|Fail||0-49||Usually awarded to students whose performance is not considered to meet the minimum requirements set for particular tasks. The fail grade may be a result of insufficient preparation, of inattention to assignment guidelines or lack of academic ability. A frequent cause of failure is lack of attention to subject or assignment guidelines.|
For the purposes of quality assurance, Bond University conducts an evaluation process to measure and document student assessment as evidence of the extent to which program and subject learning outcomes are achieved. Some examples of student work will be retained for potential research and quality auditing purposes only. Any student work used will be treated confidentially and no student grades will be affected.
Students must check the [email protected] subject site for detailed assessment information and submission procedures.
Policy on late submission and extensions
A late penalty will be applied to all overdue assessment tasks unless an extension is granted by the subject coordinator. The standard penalty will be 10% of marks awarded to that assessment per day late with no assessment to be accepted seven days after the due date. Where a student is granted an extension, the penalty of 10% per day late starts from the new due date.
Policy on plagiarism
University’s Academic Integrity Policy defines plagiarism as the act of misrepresenting as one’s own original work: another’s ideas, interpretations, words, or creative works; and/or one’s own previous ideas, interpretations, words, or creative work without acknowledging that it was used previously (i.e., self-plagiarism). The University considers the act of plagiarising to be a breach of the Student Conduct Code and, therefore, subject to the Discipline Regulations which provide for a range of penalties including the reduction of marks or grades, fines and suspension from the University.
Feedback on assessment
Feedback on assessment will be provided to students within two weeks of the assessment submission due date, as per the Assessment Policy.
If you have a disability, illness, injury or health condition that impacts your capacity to complete studies, exams or assessment tasks, it is important you let us know your special requirements, early in the semester. Students will need to make an application for support and submit it with recent, comprehensive documentation at an appointment with a Disability Officer. Students with a disability are encouraged to contact the Disability Office at the earliest possible time, to meet staff and learn about the services available to meet your specific needs. Please note that late notification or failure to disclose your disability can be to your disadvantage as the University cannot guarantee support under such circumstances.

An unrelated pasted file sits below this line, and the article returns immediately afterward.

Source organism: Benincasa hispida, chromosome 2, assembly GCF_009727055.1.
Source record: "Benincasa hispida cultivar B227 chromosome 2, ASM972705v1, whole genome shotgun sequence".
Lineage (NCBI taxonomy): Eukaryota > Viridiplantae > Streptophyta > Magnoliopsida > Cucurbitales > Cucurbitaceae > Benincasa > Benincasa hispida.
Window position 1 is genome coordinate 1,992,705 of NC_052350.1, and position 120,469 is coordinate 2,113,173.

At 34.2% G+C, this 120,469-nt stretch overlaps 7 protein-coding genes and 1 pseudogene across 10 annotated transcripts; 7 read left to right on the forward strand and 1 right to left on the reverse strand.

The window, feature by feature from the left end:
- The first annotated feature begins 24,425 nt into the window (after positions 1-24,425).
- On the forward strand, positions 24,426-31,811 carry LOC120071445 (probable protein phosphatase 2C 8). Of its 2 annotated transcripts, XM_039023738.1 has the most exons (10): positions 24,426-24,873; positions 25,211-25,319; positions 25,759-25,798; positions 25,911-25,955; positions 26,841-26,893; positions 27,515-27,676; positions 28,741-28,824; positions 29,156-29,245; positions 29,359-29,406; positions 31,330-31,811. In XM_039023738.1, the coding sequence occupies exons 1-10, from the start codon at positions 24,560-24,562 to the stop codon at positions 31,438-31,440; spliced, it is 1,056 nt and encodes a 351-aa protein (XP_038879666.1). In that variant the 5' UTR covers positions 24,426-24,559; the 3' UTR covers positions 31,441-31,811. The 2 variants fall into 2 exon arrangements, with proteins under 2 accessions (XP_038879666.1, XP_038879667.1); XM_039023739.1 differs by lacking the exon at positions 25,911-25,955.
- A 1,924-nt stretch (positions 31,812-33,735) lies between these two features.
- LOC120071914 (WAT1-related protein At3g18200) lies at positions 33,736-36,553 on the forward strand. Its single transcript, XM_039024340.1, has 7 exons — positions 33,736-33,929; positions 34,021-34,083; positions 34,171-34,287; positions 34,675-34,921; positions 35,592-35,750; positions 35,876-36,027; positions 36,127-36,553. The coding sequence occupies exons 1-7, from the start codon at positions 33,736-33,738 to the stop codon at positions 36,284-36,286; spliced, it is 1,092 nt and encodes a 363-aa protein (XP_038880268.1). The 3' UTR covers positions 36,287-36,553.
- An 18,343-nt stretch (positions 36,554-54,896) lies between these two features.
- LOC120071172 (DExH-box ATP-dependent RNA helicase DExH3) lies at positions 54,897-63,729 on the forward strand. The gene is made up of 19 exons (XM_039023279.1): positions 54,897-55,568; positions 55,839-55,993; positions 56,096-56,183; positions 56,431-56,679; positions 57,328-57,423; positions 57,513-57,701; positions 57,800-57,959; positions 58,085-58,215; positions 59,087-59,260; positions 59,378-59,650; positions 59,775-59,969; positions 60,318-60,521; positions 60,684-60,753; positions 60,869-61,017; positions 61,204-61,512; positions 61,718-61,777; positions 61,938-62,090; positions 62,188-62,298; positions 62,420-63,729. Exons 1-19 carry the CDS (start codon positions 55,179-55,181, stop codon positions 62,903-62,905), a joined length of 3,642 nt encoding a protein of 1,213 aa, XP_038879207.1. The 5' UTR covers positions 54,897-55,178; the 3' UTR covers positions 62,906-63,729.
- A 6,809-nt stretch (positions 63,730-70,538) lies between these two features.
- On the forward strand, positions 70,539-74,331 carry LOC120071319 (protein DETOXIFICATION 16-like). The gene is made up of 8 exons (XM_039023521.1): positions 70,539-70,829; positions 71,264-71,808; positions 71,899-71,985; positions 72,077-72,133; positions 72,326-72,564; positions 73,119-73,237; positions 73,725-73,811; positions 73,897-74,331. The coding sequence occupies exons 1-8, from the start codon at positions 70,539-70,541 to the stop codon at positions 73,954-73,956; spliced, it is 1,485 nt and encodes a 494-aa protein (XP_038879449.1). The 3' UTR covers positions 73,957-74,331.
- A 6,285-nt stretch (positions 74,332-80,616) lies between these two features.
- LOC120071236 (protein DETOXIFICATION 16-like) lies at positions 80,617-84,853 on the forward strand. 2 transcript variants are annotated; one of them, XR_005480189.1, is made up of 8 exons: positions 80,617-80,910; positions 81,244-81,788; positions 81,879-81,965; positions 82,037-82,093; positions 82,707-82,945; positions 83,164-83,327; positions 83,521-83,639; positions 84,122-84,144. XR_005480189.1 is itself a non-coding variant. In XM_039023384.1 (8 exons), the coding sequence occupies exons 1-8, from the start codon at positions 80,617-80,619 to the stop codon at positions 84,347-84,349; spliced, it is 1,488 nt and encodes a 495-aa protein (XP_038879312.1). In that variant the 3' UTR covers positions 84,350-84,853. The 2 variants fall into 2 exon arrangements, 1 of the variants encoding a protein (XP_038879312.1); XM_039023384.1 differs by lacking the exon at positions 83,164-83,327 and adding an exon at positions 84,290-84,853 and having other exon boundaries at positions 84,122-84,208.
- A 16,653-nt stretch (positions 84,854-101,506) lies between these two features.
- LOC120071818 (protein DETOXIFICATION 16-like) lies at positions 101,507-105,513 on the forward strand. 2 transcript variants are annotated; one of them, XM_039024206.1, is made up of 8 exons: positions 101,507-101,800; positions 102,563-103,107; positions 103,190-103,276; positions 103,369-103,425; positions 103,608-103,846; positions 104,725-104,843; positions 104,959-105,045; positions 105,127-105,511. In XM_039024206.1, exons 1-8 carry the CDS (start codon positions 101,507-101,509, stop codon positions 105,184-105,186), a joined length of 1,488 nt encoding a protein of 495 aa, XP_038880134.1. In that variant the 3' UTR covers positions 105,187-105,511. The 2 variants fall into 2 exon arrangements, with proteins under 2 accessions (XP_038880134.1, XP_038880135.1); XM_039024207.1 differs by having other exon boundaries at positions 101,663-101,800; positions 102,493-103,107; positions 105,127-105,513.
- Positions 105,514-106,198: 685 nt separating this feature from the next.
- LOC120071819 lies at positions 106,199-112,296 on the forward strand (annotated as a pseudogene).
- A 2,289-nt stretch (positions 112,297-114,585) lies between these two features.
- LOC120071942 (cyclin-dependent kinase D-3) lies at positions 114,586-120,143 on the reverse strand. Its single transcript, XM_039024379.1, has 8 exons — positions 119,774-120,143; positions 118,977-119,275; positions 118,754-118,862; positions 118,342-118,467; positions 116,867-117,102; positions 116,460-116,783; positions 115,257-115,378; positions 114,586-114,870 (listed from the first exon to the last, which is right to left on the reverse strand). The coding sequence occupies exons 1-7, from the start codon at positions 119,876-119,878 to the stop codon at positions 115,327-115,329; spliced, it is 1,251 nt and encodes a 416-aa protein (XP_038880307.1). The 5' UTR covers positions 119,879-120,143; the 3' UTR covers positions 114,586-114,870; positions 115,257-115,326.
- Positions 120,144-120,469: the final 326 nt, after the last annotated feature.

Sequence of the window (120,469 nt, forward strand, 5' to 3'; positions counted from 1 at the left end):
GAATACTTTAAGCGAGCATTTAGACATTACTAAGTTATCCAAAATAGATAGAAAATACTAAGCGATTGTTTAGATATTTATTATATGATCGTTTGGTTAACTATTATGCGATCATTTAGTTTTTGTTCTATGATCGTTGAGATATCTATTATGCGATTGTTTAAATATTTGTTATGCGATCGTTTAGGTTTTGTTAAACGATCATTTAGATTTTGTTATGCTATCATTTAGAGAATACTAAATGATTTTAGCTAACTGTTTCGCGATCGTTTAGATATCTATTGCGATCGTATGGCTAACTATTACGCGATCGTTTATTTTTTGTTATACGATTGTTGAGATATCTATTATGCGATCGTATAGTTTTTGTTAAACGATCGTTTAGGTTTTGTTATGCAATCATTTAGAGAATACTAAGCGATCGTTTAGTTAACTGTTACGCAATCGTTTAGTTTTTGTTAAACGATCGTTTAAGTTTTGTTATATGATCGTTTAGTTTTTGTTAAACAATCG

Additional subject information
Formulae and Tables for Actuarial Examinations - available from the bookshop or http://www.actuaries.org.uk/research-and-resources/eshop. As part of the requirements for Business School quality accreditation, the Bond Business School employs an evaluation process to measure and document student assessment as evidence of the extent to which program and subject learning outcomes are achieved. Some examples of student work will be retained for potential research and quality auditing purposes only. Any student work used will be treated confidentially and no student grades will be affected.
An introduction to various cash flow scenarios, the time value of money, simple and compound interest, accumulation and the principle of consistency, present values. Considers why the principle of consistency is a consequence of the no arbitrage assumption.
The relationship between nominal and effectives rates on interest and discount are considered as are the subtle differences between the two. Demonstration of the calculation of present values and accumulated values.
An annuity represents a series of payments. The payments can start immediately or sometime in the future (i.e., deferred). Annuities can be paid monthly, quarterly, half-yearly, depending on the contract. A variety of annuity structures are introduced and compared.
Constructing and solving equations of value for price, payment, time or interest rate. The underlying principle of equating the value of costs and benefits to solve for some unknown quantity is explored in depth.
The components and structure of various loans types are examined in detail, including loan repayments, loan schedule and calculating outstanding balance.
Presents methods and techniques for evaluating potential projects for investment and related decisions. Concepts of accumulated profit, net present value, internal rate of return are introduced. Deciding on an appropriate evaluate methods for a given investment consideration is explored in depth.
Investment and risk characteristics of different types of fixed interest securities are examined. Calculating bond prices and yields, with and without income tax and capital gains tax is also explained. Understanding why and in what direction a change in yield results in a corresponding change in bond price is emphasised.
Considers a number of theoretical perspectives (e.g., expectation theory, market segmentation theory) to explain the nature of the yield curve, par yield and yield to maturity and the relationship between spot rates and forward rates. The concepts of duration, convexity and immunisation are also considered, including Redington’s method of immunisation.
Introduction to the concept of arbitrage and consideration of the “The Law of One Price” as the basis for calculating the price of a forward contract.